Incidence of and predictors for chronic disability in activities of daily living among older people in Taiwan

S C Wu, S Y Leu, C Y Li
Journal of the American Geriatrics Society 1999, 47 (9): 1082-6

OBJECTIVES: To estimate the incidence of chronic activities of daily living (ADL) disability and to analyze the sociodemographic, health status, adverse lifestyle, and leisure-time physical activity predictors for chronic ADL disability.

DESIGN: We recruited a cohort of community-dwelling older people in Taipei, Taiwan, who were not ADL disabled in August 1993, and we followed them until August 1996.

SETTINGS AND PARTICIPANTS: The study subjects were 1321 community-dwelling people aged 65 years or older who were ADL intact at the initial interview in August 1993. The study sample was a subset of a probability sample (n = 1583) randomly selected from household registrations in the four districts of the Taipei metropolitan area.

MEASUREMENTS: Baseline information regarding various factors potentially associated with the development of chronic ADL disability was assessed and collected at the beginning of the study. Study participants were assessed annually for ADL function by a structured home interview using a six-item scale. Participants who were unable to perform independently at least one of the six items--eating, bathing, dressing, toileting, transfers, and walking inside the house--for more than 3 months were considered chronically ADL disabled. Cox proportional hazard regression models were utilized to examine the independent effect of the potential predictors on risk of chronic ADL disability.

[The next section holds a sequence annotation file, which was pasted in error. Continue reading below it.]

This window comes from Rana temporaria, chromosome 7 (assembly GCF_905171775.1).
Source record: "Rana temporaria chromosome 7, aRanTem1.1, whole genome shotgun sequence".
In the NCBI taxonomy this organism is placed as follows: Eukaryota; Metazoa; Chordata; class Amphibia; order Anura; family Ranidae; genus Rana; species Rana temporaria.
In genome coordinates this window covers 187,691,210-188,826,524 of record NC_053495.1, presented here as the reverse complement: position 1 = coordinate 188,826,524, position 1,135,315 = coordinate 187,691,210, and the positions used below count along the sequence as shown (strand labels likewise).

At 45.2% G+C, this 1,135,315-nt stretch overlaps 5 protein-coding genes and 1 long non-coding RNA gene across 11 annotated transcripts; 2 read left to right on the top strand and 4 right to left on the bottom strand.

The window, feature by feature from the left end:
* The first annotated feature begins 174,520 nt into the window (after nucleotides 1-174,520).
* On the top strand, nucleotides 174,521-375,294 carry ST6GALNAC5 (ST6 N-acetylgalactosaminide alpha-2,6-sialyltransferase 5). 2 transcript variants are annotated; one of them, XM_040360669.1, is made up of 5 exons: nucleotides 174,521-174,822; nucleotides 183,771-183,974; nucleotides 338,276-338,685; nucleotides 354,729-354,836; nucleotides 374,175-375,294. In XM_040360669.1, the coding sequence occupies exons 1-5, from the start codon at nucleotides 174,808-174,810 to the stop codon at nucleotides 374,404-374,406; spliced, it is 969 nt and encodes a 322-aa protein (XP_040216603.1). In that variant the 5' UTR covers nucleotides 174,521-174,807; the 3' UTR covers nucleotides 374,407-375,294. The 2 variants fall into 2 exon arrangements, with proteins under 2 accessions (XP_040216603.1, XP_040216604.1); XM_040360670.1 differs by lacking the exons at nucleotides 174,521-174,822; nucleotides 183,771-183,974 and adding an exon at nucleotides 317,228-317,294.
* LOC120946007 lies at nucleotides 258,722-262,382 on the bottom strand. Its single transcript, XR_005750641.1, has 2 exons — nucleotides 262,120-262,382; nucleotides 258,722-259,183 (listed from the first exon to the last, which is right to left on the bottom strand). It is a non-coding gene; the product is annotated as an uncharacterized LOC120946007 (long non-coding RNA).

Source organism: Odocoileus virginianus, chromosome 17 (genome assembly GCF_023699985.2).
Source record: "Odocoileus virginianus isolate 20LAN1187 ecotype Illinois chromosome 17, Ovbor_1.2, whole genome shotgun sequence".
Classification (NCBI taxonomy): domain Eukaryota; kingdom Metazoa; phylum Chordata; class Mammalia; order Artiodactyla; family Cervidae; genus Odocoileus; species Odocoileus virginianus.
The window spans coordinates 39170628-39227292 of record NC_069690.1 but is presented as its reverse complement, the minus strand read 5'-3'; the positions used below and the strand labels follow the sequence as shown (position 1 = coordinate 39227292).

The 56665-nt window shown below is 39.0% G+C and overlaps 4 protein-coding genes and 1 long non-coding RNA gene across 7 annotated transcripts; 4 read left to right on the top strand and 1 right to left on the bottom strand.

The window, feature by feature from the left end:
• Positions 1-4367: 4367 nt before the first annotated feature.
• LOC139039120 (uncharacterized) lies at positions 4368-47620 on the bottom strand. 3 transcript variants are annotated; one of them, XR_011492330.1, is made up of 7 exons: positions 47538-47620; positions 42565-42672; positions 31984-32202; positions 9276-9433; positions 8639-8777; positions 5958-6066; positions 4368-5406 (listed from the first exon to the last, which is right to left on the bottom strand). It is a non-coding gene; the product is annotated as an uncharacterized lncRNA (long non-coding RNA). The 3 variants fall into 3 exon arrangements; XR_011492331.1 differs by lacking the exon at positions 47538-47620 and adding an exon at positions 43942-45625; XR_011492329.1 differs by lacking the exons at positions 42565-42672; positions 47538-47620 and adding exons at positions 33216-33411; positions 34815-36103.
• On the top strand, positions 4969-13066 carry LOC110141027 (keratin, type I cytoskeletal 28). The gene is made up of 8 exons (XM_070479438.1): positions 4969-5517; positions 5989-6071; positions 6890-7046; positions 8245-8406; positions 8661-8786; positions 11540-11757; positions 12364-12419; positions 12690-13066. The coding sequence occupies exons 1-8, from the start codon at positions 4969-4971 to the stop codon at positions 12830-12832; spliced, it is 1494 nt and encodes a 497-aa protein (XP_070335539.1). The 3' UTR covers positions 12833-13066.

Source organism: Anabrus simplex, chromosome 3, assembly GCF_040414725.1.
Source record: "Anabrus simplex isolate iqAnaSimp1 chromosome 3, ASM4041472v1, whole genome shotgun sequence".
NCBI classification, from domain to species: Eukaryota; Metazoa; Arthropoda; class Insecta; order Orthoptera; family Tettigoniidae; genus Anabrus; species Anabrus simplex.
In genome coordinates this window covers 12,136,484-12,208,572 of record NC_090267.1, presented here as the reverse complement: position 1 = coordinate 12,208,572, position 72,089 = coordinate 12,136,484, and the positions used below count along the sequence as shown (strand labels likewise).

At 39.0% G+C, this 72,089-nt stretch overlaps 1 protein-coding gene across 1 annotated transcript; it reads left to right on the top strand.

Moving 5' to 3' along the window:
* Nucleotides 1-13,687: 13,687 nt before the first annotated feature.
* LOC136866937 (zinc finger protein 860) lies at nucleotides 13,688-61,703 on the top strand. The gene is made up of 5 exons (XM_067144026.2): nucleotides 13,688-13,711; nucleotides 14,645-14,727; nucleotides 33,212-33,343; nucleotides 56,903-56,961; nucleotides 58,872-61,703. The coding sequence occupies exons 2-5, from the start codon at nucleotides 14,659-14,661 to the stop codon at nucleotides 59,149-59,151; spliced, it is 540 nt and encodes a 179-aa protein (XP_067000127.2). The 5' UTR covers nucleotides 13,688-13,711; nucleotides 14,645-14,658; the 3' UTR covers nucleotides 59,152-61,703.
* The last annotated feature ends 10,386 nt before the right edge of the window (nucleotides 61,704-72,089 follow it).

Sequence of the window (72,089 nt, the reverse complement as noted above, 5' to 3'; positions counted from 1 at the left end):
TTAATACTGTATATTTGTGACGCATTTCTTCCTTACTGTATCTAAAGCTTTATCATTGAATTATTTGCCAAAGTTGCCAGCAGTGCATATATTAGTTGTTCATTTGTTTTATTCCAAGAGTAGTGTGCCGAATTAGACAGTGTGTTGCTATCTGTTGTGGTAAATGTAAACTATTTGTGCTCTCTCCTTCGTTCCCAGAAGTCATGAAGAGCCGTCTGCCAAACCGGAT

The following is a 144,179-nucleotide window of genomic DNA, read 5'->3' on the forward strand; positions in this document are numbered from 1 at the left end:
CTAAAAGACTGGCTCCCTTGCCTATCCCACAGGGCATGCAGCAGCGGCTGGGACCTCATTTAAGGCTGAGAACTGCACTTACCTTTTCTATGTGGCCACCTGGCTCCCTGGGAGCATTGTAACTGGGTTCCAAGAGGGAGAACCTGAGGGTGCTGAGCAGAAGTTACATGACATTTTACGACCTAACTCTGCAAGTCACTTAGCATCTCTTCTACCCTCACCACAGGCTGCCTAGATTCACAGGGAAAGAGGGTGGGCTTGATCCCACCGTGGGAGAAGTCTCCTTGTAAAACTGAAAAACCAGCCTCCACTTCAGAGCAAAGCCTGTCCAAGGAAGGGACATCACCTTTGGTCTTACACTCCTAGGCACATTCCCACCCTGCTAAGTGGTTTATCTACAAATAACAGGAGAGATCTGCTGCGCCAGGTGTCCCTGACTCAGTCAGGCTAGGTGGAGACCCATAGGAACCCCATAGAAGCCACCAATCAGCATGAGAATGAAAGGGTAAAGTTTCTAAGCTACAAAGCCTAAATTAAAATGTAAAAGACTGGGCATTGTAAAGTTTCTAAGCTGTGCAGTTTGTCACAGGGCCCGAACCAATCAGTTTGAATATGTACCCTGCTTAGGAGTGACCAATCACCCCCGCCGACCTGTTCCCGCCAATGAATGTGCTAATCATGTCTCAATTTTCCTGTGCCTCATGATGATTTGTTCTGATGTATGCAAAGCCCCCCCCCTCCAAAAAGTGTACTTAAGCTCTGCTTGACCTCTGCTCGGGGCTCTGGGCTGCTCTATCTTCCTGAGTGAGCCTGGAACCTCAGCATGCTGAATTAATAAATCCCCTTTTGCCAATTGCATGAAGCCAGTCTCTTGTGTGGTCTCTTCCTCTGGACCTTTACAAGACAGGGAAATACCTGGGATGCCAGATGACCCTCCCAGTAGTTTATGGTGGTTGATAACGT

RESULTS: During the 3-year study period, 145 (11.0%) participants developed chronic ADL disability, 58 (4.4%) participants were lost to follow-up, and 83 (6.3%) participants died. Multiple hazard regression analysis showed that individuals aged 70 to 79 years or older than age 80 had increased risk of ADL disability (relative risk: 2.05 (95% confidence interval (CI), 1.35-3.11) and 3.89 (95%CI, 2.33-6.50), respectively) compared with those participants younger than age 70. Risk of chronic ADL disability was inversely associated with routine exercise (RR = 0.52; 95% CI, 0.39-0.68).

CONCLUSIONS: Age is the most significant predictor of chronic ADL disability. Lack of routine exercise is also a significant predictor of ADL disability in older adults.

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